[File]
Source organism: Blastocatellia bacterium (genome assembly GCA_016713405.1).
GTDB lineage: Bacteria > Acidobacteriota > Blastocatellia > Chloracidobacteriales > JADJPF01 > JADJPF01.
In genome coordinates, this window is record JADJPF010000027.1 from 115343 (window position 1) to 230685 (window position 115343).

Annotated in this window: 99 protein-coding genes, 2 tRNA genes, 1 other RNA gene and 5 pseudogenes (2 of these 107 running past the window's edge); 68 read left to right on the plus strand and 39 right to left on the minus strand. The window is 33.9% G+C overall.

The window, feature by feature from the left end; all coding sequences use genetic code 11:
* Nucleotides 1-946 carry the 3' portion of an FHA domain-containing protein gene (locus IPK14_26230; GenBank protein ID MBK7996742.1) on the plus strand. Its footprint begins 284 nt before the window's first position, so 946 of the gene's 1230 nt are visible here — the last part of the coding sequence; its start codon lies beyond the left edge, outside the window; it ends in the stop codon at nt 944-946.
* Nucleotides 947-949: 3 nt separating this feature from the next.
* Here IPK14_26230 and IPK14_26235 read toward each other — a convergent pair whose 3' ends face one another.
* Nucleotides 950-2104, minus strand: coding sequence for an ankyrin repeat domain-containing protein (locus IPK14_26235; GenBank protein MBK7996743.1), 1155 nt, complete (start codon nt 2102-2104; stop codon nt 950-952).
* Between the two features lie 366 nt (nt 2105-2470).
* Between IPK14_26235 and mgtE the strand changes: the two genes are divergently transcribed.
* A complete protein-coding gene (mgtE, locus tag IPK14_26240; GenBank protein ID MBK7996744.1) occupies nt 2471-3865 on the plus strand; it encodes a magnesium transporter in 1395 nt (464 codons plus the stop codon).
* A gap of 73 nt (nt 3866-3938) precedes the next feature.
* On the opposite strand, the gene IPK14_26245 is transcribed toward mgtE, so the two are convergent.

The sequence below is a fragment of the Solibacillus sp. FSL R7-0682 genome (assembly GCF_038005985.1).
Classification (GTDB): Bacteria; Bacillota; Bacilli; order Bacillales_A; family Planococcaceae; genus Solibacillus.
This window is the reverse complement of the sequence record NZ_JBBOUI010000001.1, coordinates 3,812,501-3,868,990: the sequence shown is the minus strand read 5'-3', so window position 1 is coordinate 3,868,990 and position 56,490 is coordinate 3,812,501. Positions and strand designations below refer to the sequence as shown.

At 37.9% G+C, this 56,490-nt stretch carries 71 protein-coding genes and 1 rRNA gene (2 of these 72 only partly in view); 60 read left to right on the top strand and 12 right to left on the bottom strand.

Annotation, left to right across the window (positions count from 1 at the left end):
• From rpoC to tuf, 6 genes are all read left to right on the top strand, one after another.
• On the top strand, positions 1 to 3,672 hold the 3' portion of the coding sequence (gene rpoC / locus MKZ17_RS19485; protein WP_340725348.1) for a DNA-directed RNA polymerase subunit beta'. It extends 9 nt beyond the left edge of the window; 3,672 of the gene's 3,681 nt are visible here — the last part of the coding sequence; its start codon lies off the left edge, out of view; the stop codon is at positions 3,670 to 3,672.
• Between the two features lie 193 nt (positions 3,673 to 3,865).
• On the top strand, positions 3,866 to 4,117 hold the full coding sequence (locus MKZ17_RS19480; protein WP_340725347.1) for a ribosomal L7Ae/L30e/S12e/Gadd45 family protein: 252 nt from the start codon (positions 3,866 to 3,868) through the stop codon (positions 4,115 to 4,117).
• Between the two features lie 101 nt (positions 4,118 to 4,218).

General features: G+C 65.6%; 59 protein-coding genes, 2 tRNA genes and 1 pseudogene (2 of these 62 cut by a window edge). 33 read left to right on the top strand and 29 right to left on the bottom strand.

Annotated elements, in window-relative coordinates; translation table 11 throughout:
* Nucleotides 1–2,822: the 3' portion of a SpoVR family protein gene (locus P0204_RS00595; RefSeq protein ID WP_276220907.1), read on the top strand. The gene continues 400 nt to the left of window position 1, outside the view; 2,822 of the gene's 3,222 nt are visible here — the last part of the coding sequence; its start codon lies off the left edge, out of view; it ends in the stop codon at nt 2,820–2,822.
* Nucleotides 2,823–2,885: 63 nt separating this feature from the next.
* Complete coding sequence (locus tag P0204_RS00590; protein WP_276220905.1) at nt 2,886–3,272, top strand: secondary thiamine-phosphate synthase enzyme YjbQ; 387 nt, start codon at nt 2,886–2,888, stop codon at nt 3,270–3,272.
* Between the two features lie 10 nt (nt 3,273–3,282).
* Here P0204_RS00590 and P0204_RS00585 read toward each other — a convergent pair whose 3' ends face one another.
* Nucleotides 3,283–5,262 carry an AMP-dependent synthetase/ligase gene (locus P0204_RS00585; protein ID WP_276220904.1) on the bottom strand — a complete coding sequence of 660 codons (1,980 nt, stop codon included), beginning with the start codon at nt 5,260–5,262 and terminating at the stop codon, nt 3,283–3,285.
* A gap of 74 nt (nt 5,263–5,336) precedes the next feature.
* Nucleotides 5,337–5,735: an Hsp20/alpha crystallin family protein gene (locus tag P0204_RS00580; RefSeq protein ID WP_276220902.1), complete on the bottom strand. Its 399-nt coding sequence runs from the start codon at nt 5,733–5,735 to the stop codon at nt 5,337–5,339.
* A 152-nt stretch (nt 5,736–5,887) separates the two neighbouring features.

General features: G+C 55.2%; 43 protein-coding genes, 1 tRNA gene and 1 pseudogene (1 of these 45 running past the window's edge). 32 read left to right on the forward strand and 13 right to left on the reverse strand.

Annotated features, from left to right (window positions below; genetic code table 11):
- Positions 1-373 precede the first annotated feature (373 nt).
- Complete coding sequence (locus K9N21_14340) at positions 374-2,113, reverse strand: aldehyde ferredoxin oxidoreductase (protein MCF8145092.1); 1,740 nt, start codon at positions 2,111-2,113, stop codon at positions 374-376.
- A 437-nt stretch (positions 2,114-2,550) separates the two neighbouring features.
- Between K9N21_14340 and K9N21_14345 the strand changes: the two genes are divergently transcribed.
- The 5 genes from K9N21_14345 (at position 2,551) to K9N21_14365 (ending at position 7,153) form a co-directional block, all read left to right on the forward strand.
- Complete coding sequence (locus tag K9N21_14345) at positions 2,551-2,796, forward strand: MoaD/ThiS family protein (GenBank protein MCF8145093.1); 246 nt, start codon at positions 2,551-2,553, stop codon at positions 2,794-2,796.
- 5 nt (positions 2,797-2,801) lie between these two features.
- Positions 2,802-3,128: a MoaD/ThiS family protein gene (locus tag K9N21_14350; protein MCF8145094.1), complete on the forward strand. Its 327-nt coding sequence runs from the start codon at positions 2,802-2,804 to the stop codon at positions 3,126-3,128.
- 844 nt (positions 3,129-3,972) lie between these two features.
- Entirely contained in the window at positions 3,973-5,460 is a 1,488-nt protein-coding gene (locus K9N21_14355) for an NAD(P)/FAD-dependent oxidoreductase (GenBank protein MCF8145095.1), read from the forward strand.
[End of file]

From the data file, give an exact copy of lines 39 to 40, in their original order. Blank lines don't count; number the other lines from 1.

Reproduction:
- Complete coding sequence (locus K9N21_14340) at positions 374-2,113, reverse strand: aldehyde ferredoxin oxidoreductase (protein MCF8145092.1); 1,740 nt, start codon at positions 2,111-2,113, stop codon at positions 374-376.
- A 437-nt stretch (positions 2,114-2,550) separates the two neighbouring features.